A Guide to Cocktail Garnishes

Garnishes can be used to elevate any cocktail, in both appearance and flavour. But they don’t need to be fancy or overly complicated, all you need is a little creativity! We’ll be giving you some tips and tricks on what garnishes you could use for any cocktail you make at home.

These are classic garnishes for a number of cocktails, like the slice of orange that’s served with an old fashioned, or a cocktail stick of olives that rests inside a martini glass, but there’s a few ways you can utilise fruits and vegetables for a number of cocktails. For example, using fresh fruit and berries can really add a whole array of colour and taste to your cocktail, and how you serve it adds versatility too. You could cut your fruit so it can be placed on the rim, or use cocktail skewers to lay the fruit on top of the glass like is commonly seen with Martinis. However you decide to display it, it’s bound to elevate your cocktail to the next level.

Fruit cocktail image

When working with citrus fruits, such as lemons, limes, or oranges, you can always go a step further and make some candied citrus peel! For example, why not add a candied orange peel to that Cosmopolitan you’re making? It’ll be guaranteed to make a lasting impression on any guests you invite to your next dinner party.

herb cocktail

Herbs are known having a variety of aromas and flavours, a lot of which pair very well with cocktails, both sweet and savoury. For example, with a Strawberry Daquiri, you may choose to garnish this sweet cocktail with some refreshing mint leaves, or basil for a Bloody Mary. You can even use herbs to garnish cocktail stirrers, such as rosemary or thyme (or if you’re feeling extra adventurous, you could use these herbs as skewers for fruit).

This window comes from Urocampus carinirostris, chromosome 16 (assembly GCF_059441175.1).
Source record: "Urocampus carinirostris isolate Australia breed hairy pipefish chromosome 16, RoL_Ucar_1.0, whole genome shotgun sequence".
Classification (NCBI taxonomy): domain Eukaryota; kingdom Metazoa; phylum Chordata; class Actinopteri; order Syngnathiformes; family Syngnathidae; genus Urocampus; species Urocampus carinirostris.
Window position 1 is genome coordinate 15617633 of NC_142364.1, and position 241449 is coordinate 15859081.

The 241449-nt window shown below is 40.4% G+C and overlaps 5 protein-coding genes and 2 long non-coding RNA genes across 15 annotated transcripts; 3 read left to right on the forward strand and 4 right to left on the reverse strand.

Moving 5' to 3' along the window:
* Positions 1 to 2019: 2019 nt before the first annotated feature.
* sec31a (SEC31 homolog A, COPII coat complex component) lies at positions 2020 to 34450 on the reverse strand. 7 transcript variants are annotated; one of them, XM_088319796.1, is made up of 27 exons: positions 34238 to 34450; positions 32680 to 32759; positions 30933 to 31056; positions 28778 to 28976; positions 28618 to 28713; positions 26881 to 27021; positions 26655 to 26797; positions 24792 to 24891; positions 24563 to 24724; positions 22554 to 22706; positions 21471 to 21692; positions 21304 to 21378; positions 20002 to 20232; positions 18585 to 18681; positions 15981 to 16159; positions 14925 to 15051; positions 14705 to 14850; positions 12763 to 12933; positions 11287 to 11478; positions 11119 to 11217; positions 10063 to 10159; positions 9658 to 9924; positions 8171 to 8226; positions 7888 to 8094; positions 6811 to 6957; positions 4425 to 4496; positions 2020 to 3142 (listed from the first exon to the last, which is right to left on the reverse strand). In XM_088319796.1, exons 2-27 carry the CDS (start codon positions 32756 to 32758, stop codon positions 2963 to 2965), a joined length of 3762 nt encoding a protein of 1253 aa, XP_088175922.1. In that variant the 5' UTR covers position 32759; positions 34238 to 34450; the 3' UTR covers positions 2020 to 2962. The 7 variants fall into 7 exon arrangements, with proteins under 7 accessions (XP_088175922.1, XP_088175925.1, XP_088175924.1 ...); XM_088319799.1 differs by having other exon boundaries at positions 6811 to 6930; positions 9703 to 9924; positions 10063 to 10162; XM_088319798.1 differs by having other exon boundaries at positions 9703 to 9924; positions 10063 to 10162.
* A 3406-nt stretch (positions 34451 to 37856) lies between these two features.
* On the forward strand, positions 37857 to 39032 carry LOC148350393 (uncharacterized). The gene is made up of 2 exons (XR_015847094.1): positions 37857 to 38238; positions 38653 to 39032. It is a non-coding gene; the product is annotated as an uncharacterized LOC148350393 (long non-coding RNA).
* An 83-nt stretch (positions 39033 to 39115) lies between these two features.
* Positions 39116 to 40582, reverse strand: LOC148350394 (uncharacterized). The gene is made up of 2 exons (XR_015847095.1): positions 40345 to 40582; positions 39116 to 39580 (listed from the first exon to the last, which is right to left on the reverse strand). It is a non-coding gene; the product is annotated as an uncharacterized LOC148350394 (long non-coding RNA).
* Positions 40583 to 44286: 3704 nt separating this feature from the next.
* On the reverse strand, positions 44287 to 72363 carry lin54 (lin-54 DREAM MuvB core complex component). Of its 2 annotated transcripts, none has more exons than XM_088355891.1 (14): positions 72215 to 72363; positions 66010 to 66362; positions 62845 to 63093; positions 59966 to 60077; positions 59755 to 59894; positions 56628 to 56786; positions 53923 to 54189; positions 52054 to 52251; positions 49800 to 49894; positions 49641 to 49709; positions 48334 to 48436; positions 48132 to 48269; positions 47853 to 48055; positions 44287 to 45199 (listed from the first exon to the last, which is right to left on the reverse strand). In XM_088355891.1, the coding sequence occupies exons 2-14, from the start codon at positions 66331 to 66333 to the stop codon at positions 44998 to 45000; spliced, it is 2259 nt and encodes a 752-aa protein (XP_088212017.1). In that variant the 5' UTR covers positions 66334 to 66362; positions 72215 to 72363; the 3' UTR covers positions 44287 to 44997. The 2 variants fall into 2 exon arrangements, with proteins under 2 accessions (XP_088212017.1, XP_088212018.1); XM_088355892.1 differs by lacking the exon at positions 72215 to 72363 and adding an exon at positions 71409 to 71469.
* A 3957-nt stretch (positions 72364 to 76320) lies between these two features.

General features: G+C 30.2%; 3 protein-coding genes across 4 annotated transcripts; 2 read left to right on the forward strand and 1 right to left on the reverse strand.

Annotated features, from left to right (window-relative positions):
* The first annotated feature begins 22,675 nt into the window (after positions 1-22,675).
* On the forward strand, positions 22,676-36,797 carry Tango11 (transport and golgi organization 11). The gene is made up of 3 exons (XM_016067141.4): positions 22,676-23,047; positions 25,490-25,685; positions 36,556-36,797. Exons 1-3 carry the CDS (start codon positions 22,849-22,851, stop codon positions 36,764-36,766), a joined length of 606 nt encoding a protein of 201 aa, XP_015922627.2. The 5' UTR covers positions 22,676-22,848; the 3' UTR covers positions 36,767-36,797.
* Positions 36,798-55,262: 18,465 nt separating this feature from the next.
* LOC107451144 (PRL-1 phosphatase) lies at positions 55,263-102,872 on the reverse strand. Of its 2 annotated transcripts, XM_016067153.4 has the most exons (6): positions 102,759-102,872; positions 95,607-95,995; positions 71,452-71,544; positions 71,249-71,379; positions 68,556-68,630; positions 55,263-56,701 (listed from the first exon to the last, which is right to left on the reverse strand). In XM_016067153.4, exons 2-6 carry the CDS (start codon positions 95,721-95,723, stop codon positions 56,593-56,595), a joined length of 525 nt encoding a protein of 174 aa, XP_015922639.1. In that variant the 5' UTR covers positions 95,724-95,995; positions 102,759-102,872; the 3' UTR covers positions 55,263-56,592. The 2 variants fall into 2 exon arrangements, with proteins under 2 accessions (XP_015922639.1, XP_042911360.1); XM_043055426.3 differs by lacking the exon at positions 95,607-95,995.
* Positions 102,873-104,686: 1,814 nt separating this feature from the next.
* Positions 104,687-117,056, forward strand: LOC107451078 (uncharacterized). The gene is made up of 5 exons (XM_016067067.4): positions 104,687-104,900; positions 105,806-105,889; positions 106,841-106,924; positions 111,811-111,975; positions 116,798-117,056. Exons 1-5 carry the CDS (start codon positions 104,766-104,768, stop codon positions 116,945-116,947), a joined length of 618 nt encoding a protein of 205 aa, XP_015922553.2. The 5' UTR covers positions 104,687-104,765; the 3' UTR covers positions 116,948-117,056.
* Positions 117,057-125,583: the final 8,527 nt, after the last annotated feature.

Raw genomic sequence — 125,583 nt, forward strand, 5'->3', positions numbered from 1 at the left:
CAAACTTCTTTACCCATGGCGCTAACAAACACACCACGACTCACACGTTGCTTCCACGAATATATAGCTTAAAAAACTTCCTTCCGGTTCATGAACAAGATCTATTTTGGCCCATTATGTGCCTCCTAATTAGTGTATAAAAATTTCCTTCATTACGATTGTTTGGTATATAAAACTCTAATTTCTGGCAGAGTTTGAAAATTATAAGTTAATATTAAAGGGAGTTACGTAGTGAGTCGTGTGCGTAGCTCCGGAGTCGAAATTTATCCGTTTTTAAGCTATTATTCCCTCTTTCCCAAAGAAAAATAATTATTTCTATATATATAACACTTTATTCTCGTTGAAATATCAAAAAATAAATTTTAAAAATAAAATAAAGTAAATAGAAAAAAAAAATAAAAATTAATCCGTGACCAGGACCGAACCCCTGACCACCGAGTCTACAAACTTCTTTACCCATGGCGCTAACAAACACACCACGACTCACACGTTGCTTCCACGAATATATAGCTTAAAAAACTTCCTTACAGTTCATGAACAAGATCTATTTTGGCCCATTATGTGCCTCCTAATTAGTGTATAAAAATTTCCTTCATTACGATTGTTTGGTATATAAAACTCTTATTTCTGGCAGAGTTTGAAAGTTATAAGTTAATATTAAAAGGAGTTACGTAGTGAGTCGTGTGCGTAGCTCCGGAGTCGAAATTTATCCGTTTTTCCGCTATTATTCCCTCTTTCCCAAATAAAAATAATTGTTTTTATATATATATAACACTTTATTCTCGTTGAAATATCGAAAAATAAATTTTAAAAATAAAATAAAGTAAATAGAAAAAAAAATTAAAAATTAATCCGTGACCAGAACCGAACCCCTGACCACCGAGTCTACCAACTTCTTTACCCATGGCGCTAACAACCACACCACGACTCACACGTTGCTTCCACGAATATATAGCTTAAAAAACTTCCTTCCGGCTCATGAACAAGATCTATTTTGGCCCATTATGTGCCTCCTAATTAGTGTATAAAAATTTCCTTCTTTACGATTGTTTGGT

Now these are a little more fancy, but they’re worth it for the reaction they’ll garner as you present them to your guests. Once you’ve made sure that they’re safe to eat, you can place these either on the rim, or delicately into the centre of your glass, so they float on the surface of your cocktail. Of course, they don’t have to be eaten, and can be removed or ignored once you begin to drink them, but they help make an elegant statement. Fruit leaves can also be used as a garnish, such as pineapple leaves, or mint leaves.

flower cocktail
espresso bean

Although you may not think of it as a garnish, using salt or sugar to line the rim of your glass enhances, and balances, the flavours of your cocktail. Another classic garnish is coffee beans for the espresso martini, placed on top of the cocktail. Of course, more edible garnishes are gaining popularity with mixologists, for example stuffed olives, or pickled ingredients, so don’t be afraid to think out of the box when it comes to what you can use to bulk up or add texture to your cocktail!

I know most may not consider ice as a garnish, but it has more uses in cocktails than just functionality. Shaved ice is the perfect accompaniment for more tropical cocktails, such as a lychee mojito, or a rum punch. You can also customise your ice to match your drinks! You feel as though a certain herb might lift your drink? Add those herbs to your ice, and either leave it as cubes, or crush it using a blender, and then add it to your finished cocktail.

crushed ice in cocktail glass
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